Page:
Following the unprecedented freeze on approvals for shopping malls, offices, serviced apartments and condominium over RM1 mil in Malaysia, Asian Property Review finds out what lies ahead.
A spate of negative comments on the 2018 outlook of the Malaysian property market and the government’s temporary suspension of all approvals for new shopping malls, offices, serviced apartments and condominium projects above RM1 mil beginning Nov 1, had elicited varied responses from market experts and commentators.
A myriad of factors had converged to cast 2017 as possibly the worst ever year for the Malaysian property market. Tight controls in financing, capital controls from China, growing oversupply and negative sentiments have resulted in prolonged sluggish sales with very few exceptions.
Worse, citing more incoming supply, Moody’s Investor Service has even predicted the situation will worsen over the next 5 years with a sharp decline in prices. It predicts the large incoming supply of retail and office space will raise vacancy rates across Kuala Lumpur, Penang and Johor to about 30%. It also believes that suspending new property developments would not correct the oversupply situation over the next five years.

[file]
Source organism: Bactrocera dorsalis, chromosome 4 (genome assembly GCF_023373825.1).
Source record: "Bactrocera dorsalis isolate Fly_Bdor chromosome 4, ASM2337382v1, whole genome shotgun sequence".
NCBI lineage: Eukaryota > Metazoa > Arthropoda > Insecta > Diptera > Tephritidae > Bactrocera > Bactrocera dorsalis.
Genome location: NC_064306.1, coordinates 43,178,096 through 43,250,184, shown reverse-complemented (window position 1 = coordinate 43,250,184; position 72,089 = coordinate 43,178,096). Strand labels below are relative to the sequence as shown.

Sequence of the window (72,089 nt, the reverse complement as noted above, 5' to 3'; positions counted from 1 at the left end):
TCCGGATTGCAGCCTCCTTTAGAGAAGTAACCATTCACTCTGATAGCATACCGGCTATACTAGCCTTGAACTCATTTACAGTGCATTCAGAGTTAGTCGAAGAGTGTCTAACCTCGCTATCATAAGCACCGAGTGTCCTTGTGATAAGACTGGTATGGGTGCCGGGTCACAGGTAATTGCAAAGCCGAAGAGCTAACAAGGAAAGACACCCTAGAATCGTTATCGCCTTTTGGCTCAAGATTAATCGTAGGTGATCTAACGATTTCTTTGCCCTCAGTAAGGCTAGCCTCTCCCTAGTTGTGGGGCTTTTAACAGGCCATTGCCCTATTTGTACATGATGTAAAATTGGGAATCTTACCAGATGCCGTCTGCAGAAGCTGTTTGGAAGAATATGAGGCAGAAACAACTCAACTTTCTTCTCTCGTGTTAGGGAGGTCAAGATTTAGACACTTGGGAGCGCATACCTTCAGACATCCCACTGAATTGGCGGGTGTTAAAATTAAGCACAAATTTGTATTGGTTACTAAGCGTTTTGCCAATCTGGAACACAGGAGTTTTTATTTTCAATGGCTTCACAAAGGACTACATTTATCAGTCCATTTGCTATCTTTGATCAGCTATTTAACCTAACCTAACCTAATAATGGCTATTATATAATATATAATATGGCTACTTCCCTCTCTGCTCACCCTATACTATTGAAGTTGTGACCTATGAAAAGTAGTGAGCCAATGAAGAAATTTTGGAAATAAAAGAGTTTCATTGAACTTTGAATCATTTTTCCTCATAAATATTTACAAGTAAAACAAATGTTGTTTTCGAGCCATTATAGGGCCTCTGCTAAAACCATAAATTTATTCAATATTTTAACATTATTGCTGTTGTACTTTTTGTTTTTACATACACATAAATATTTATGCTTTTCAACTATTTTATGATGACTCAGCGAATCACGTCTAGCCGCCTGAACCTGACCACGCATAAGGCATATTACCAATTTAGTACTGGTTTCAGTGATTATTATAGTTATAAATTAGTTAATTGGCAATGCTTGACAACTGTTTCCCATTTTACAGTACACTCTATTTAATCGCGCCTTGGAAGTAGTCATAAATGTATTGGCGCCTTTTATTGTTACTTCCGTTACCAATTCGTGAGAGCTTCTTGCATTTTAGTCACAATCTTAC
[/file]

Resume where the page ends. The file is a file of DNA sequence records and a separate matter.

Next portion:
Now that all the bad news is out, could this mean 2017 has reached bottom and 2018 will be the turning point?
Some experts seem to think so.
Citing his earlier forecast that 2018 will be a good investment year especially for Kuala Lumpur City Centre, investment consultant Dato’ Sri Gavin Tee affirmed his earlier forecast that there will be some hotspots emerging in 2018. “2017 was the bottom; but we will see the market picking up in 2018. Although in general, the whole of Malaysia may experience slow sales, some hotspots throughout the country will see increased demand,” he told Asian Property Review recently.
In particular, he singled out 2 types of property that will continue to attract investors’ attention: